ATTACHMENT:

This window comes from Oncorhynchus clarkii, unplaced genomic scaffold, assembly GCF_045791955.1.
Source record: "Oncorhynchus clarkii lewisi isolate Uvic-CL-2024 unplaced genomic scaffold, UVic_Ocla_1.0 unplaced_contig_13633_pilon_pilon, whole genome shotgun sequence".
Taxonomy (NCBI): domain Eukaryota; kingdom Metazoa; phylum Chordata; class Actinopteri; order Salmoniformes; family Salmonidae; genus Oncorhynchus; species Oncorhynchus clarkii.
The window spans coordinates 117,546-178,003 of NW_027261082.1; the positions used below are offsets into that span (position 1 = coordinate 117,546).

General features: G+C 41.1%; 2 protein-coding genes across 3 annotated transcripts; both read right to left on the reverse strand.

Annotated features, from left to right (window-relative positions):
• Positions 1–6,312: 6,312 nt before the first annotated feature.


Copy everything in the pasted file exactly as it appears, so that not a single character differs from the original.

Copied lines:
This window comes from Oncorhynchus clarkii, unplaced genomic scaffold, assembly GCF_045791955.1.
Source record: "Oncorhynchus clarkii lewisi isolate Uvic-CL-2024 unplaced genomic scaffold, UVic_Ocla_1.0 unplaced_contig_13633_pilon_pilon, whole genome shotgun sequence".
Taxonomy (NCBI): domain Eukaryota; kingdom Metazoa; phylum Chordata; class Actinopteri; order Salmoniformes; family Salmonidae; genus Oncorhynchus; species Oncorhynchus clarkii.
The window spans coordinates 117,546-178,003 of NW_027261082.1; the positions used below are offsets into that span (position 1 = coordinate 117,546).

General features: G+C 41.1%; 2 protein-coding genes across 3 annotated transcripts; both read right to left on the reverse strand.

Annotated features, from left to right (window-relative positions):
• Positions 1–6,312: 6,312 nt before the first annotated feature.